Gareth Roberts Memorial Lecture - Cool things to do with lasers
18 January 2013
Following the untimely death of our Branch Secretary, Gareth Roberts, who sadly died at the start of 2012 after a long period of illness, it was decided that the Branch would hold a lecture in his memory, focusing on one of the areas of research in which he worked.
The lecture was held on 13 December 2012, at Newcastle University, and began with a speech by Prof. Albert Crowe, who worked with Gareth at Newcastle University, and was formerly Chair of the Branch.
Prof. Crowe gave a heartwarming speech about his memories of Gareth, before introducing our main speaker, Ifan G. Hughes, from Durham University. Prof. Hughes had previously worked with Gareth on Laser Cooling, and his talk included some of the projects on which they had worked together.
Prof Hughes first showed us a slide showing how lasers can be used for heating (such as in high power laser welding) and how lasers are traditionally thought of as a type of beam weapon that one might see in Star Trek. Hence, the idea that lasers might be able to cool things would seem counter-intuitive to many. He then showed that momentum transfer can exist between a photon and an atom by absorption of the atom and causing the atom to enter an excited state. The atom then relaxes by emitting another photon.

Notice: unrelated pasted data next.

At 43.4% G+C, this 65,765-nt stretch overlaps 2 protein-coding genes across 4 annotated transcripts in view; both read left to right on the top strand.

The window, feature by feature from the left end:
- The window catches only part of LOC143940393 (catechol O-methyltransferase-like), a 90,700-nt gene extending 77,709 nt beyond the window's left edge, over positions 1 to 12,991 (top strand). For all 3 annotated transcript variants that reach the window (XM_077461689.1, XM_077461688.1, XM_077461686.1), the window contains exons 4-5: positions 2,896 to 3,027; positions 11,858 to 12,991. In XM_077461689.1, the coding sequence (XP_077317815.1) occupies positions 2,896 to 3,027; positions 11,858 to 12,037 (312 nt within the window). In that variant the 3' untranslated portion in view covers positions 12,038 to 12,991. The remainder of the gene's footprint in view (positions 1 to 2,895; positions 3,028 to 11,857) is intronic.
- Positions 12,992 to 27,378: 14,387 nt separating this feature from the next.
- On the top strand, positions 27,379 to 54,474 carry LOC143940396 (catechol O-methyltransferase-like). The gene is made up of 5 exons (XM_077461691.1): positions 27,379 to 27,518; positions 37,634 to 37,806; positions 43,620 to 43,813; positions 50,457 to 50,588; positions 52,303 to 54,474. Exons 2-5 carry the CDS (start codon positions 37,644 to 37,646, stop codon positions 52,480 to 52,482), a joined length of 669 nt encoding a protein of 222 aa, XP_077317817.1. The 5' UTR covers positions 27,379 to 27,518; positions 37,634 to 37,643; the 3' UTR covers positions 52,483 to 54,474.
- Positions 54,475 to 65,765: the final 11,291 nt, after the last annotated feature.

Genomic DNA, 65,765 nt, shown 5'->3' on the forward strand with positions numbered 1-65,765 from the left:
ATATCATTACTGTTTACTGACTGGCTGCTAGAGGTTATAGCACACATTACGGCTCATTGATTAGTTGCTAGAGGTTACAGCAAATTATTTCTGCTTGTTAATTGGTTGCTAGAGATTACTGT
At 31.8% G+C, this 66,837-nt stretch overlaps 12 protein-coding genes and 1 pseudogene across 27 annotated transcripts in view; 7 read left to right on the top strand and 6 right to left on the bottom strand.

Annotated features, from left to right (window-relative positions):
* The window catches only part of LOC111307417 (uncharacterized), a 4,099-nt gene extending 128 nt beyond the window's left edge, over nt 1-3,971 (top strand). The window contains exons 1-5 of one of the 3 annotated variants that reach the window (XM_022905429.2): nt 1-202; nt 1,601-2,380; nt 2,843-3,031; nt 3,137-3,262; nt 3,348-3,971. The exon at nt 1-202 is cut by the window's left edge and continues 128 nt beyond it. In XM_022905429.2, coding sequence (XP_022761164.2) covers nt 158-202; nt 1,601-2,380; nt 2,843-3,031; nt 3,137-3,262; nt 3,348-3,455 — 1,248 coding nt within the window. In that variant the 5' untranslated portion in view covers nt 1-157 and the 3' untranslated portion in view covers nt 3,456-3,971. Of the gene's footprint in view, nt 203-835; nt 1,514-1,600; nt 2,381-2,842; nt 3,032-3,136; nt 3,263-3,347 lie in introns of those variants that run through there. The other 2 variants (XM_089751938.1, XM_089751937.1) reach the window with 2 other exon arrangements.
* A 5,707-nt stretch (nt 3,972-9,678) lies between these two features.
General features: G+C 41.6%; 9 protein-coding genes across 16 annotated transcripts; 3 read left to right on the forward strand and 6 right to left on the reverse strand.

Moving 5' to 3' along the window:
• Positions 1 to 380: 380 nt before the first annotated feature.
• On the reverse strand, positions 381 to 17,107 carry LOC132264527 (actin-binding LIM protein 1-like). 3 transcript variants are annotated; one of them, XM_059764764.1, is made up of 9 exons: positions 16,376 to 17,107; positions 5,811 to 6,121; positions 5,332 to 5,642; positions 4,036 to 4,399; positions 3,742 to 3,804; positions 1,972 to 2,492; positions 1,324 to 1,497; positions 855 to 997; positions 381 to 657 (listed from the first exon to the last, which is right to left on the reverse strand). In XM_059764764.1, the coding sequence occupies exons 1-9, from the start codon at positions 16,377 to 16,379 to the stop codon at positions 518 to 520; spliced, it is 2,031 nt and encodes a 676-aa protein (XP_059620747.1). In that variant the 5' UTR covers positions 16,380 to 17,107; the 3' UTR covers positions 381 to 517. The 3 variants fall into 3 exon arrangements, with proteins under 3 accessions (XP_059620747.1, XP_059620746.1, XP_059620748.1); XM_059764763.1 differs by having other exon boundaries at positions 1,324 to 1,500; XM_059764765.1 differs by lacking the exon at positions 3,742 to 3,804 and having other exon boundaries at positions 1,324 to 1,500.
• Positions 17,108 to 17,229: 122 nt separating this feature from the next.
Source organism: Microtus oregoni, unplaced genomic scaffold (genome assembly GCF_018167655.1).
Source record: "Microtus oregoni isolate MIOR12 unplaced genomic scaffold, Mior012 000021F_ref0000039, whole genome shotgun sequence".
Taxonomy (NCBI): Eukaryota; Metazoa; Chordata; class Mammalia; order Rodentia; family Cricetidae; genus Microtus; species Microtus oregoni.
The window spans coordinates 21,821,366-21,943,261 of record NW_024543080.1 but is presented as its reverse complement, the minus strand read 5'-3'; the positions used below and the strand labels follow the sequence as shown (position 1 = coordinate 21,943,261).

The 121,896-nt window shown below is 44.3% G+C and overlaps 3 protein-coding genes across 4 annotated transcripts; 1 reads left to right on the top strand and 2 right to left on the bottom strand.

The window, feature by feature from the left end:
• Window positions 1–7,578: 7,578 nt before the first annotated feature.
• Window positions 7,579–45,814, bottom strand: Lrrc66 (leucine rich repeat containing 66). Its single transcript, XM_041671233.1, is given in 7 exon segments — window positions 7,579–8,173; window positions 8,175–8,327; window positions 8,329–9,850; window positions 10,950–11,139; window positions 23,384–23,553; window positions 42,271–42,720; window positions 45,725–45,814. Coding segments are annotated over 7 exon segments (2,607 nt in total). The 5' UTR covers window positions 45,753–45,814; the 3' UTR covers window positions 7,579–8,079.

The initial photon absorption always causes a momentum transfer in the direction of the initial photon whereas the emission of the photon upon relaxation is in a random direction.
By using a laser beam of sufficient intensity, a beam of atoms being emitted into a vacuum from an oven may be brought to a ‘standstill’ in a distance on the order of 1 metre.
Of course there is a residual motion of the atoms. This gives a temperature of the laser cooled atoms around the microKelvin region.
Prof Hughes then described a magnetic device made from nanowires. The magnetic flux within the wires was parallel to the direction of the wire. The magnetic domains within the wire opposed each other at regular intervals.
At the regions where the magnetic domains met (the domain walls), the magnetic flux pointed out of the wire. In this way a sinusoidally varying magnetic flux could be created.
Prof Hughes showed that this form of magnetic field was what was required in order to make a magnetic mirror for the cooled atoms.
In order to demonstrate the magnetic mirror, Prof Hughes mounted it below the cloud of atoms.
The laser was then switched off and the atoms allowed to fall under gravity. It could be seen that the atoms bounced off the magnetic mirror when it was in place, but otherwise simply fell to the bottom of the chamber.
Among the potential technological applications of laser cooling, Prof Hughes mentioned highly accurate atomic clocks and quantum computation.
The talk was excellently delivered and provided the audience with a very well explained overview of the field of laser cooling of atoms.